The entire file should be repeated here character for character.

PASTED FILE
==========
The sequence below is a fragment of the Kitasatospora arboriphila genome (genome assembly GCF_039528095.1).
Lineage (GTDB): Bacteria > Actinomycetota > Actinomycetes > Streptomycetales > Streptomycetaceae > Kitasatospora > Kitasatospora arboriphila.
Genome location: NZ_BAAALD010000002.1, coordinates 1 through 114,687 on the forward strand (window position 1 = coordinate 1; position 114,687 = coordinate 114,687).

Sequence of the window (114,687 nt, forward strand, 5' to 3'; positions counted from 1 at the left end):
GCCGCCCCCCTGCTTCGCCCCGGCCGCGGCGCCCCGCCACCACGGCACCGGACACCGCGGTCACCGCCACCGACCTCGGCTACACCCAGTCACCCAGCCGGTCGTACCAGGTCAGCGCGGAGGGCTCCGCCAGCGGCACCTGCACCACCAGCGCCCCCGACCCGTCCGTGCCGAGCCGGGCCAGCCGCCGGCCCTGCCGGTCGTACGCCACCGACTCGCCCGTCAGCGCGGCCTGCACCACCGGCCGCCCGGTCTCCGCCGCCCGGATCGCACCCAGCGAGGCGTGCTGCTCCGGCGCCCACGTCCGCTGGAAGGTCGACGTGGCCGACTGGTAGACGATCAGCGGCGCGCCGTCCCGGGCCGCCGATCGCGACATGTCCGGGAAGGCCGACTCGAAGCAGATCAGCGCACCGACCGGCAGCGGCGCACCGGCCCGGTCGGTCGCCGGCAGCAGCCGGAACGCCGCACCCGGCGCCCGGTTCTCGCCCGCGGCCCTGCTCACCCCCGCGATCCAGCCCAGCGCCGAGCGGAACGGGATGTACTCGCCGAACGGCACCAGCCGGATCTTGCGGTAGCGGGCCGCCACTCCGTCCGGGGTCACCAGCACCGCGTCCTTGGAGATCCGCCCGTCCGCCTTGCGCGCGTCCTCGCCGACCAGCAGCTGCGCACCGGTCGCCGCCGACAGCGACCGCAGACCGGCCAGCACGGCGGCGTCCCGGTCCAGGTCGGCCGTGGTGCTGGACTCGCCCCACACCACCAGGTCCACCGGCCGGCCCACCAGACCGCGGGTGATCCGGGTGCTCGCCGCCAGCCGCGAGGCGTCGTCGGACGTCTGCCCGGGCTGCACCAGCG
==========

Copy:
The sequence below is a fragment of the Kitasatospora arboriphila genome (genome assembly GCF_039528095.1).
Lineage (GTDB): Bacteria > Actinomycetota > Actinomycetes > Streptomycetales > Streptomycetaceae > Kitasatospora > Kitasatospora arboriphila.
Genome location: NZ_BAAALD010000002.1, coordinates 1 through 114,687 on the forward strand (window position 1 = coordinate 1; position 114,687 = coordinate 114,687).

Sequence of the window (114,687 nt, forward strand, 5' to 3'; positions counted from 1 at the left end):
GCCGCCCCCCTGCTTCGCCCCGGCCGCGGCGCCCCGCCACCACGGCACCGGACACCGCGGTCACCGCCACCGACCTCGGCTACACCCAGTCACCCAGCCGGTCGTACCAGGTCAGCGCGGAGGGCTCCGCCAGCGGCACCTGCACCACCAGCGCCCCCGACCCGTCCGTGCCGAGCCGGGCCAGCCGCCGGCCCTGCCGGTCGTACGCCACCGACTCGCCCGTCAGCGCGGCCTGCACCACCGGCCGCCCGGTCTCCGCCGCCCGGATCGCACCCAGCGAGGCGTGCTGCTCCGGCGCCCACGTCCGCTGGAAGGTCGACGTGGCCGACTGGTAGACGATCAGCGGCGCGCCGTCCCGGGCCGCCGATCGCGACATGTCCGGGAAGGCCGACTCGAAGCAGATCAGCGCACCGACCGGCAGCGGCGCACCGGCCCGGTCGGTCGCCGGCAGCAGCCGGAACGCCGCACCCGGCGCCCGGTTCTCGCCCGCGGCCCTGCTCACCCCCGCGATCCAGCCCAGCGCCGAGCGGAACGGGATGTACTCGCCGAACGGCACCAGCCGGATCTTGCGGTAGCGGGCCGCCACTCCGTCCGGGGTCACCAGCACCGCGTCCTTGGAGATCCGCCCGTCCGCCTTGCGCGCGTCCTCGCCGACCAGCAGCTGCGCACCGGTCGCCGCCGACAGCGACCGCAGACCGGCCAGCACGGCGGCGTCCCGGTCCAGGTCGGCCGTGGTGCTGGACTCGCCCCACACCACCAGGTCCACCGGCCGGCCCACCAGACCGCGGGTGATCCGGGTGCTCGCCGCCAGCCGCGAGGCGTCGTCGGACGTCTGCCCGGGCTGCACCAGCG